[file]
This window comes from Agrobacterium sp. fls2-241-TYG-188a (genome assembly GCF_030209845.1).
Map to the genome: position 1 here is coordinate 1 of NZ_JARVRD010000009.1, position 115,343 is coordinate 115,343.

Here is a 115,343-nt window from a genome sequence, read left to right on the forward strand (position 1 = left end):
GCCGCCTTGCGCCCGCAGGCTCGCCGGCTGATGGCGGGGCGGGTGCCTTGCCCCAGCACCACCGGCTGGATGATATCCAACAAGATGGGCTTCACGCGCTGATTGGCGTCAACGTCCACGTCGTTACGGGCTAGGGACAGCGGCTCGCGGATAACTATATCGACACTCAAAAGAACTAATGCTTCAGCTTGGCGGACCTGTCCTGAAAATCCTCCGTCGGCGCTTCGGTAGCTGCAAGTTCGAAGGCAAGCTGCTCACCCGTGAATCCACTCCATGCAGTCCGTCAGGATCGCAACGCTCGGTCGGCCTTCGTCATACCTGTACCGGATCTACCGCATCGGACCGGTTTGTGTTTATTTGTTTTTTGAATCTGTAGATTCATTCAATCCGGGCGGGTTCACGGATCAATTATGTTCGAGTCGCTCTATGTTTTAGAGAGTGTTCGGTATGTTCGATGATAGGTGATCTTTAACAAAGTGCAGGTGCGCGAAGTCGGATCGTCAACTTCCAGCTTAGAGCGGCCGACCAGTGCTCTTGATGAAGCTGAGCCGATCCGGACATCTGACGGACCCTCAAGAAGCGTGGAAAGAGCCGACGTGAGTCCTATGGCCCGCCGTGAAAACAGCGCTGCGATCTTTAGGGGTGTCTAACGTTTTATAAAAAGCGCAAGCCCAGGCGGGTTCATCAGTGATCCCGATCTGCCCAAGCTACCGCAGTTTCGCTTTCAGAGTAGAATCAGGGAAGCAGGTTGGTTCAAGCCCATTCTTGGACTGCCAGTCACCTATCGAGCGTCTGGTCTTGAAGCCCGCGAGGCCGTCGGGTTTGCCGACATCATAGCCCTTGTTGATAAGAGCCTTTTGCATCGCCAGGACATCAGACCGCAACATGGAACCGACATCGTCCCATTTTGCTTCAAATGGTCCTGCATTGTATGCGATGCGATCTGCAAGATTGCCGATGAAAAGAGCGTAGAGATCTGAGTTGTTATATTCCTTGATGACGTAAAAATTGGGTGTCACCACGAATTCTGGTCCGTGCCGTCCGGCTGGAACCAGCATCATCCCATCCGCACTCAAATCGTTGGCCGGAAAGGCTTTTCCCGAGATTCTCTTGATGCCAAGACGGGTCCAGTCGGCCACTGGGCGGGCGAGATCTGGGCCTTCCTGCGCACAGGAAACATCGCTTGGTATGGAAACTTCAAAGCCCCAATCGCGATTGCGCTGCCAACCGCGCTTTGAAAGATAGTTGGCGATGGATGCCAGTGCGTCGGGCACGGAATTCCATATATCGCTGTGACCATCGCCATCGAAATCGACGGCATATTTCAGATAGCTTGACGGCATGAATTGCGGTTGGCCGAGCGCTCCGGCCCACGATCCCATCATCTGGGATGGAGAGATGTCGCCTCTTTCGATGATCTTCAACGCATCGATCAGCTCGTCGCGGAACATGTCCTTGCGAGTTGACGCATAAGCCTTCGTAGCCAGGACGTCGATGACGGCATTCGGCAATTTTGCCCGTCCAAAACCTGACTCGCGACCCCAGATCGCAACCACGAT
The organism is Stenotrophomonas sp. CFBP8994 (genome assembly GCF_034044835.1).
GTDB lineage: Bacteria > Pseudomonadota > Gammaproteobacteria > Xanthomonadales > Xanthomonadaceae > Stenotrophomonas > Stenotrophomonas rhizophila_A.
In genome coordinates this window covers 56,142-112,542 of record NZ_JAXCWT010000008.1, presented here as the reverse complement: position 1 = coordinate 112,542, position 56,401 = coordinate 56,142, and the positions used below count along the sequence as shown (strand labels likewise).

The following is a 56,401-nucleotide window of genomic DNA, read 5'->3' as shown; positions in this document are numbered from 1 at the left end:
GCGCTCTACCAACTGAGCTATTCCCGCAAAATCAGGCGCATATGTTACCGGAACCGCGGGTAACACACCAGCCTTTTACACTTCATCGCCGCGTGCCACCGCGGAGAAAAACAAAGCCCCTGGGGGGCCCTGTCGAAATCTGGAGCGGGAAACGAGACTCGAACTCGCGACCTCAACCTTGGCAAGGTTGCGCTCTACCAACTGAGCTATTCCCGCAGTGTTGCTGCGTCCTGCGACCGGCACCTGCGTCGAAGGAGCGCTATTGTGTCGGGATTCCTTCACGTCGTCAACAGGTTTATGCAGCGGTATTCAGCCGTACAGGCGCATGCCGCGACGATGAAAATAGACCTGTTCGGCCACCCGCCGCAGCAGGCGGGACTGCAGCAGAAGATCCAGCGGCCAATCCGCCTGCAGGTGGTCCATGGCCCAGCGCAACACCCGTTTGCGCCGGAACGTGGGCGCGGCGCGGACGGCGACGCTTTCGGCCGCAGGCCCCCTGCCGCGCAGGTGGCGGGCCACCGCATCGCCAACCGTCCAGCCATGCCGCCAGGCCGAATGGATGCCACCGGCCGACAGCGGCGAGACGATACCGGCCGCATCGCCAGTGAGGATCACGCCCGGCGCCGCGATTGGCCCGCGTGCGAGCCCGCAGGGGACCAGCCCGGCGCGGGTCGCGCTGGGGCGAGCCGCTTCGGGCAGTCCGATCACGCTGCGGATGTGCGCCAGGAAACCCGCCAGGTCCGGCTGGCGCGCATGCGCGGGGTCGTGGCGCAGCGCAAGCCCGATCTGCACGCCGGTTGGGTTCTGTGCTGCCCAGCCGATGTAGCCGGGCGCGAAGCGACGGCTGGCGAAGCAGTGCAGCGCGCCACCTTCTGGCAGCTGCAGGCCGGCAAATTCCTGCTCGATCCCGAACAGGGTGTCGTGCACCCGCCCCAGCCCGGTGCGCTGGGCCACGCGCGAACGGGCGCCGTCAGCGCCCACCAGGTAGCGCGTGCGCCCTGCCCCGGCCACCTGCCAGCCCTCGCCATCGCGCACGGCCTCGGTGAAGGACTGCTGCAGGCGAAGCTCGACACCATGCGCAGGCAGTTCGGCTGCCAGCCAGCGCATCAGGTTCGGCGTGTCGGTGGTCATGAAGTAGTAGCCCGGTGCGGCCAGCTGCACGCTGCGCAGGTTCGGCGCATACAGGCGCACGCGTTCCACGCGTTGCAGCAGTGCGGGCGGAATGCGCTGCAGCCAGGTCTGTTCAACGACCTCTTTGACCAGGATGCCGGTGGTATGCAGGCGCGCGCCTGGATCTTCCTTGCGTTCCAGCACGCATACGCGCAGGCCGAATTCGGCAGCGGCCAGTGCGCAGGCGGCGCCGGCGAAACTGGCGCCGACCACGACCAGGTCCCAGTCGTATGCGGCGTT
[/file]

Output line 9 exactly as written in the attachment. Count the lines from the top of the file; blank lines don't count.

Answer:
GCGCTCTACCAACTGAGCTATTCCCGCAAAATCAGGCGCATATGTTACCGGAACCGCGGGTAACACACCAGCCTTTTACACTTCATCGCCGCGTGCCACCGCGGAGAAAAACAAAGCCCCTGGGGGGCCCTGTCGAAATCTGGAGCGGGAAACGAGACTCGAACTCGCGACCTCAACCTTGGCAAGGTTGCGCTCTACCAACTGAGCTATTCCCGCAGTGTTGCTGCGTCCTGCGACCGGCACCTGCGTCGAAGGAGCGCTATTGTGTCGGGATTCCTTCACGTCGTCAACAGGTTTATGCAGCGGTATTCAGCCGTACAGGCGCATGCCGCGACGATGAAAATAGACCTGTTCGGCCACCCGCCGCAGCAGGCGGGACTGCAGCAGAAGATCCAGCGGCCAATCCGCCTGCAGGTGGTCCATGGCCCAGCGCAACACCCGTTTGCGCCGGAACGTGGGCGCGGCGCGGACGGCGACGCTTTCGGCCGCAGGCCCCCTGCCGCGCAGGTGGCGGGCCACCGCATCGCCAACCGTCCAGCCATGCCGCCAGGCCGAATGGATGCCACCGGCCGACAGCGGCGAGACGATACCGGCCGCATCGCCAGTGAGGATCACGCCCGGCGCCGCGATTGGCCCGCGTGCGAGCCCGCAGGGGACCAGCCCGGCGCGGGTCGCGCTGGGGCGAGCCGCTTCGGGCAGTCCGATCACGCTGCGGATGTGCGCCAGGAAACCCGCCAGGTCCGGCTGGCGCGCATGCGCGGGGTCGTGGCGCAGCGCAAGCCCGATCTGCACGCCGGTTGGGTTCTGTGCTGCCCAGCCGATGTAGCCGGGCGCGAAGCGACGGCTGGCGAAGCAGTGCAGCGCGCCACCTTCTGGCAGCTGCAGGCCGGCAAATTCCTGCTCGATCCCGAACAGGGTGTCGTGCACCCGCCCCAGCCCGGTGCGCTGGGCCACGCGCGAACGGGCGCCGTCAGCGCCCACCAGGTAGCGCGTGCGCCCTGCCCCGGCCACCTGCCAGCCCTCGCCATCGCGCACGGCCTCGGTGAAGGACTGCTGCAGGCGAAGCTCGACACCATGCGCAGGCAGTTCGGCTGCCAGCCAGCGCATCAGGTTCGGCGTGTCGGTGGTCATGAAGTAGTAGCCCGGTGCGGCCAGCTGCACGCTGCGCAGGTTCGGCGCATACAGGCGCACGCGTTCCACGCGTTGCAGCAGTGCGGGCGGAATGCGCTGCAGCCAGGTCTGTTCAACGACCTCTTTGACCAGGATGCCGGTGGTATGCAGGCGCGCGCCTGGATCTTCCTTGCGTTCCAGCACGCATACGCGCAGGCCGAATTCGGCAGCGGCCAGTGCGCAGGCGGCGCCGGCGAAACTGGCGCCGACCACGACCAGGTCCCAGTCGTATGCGGCGTT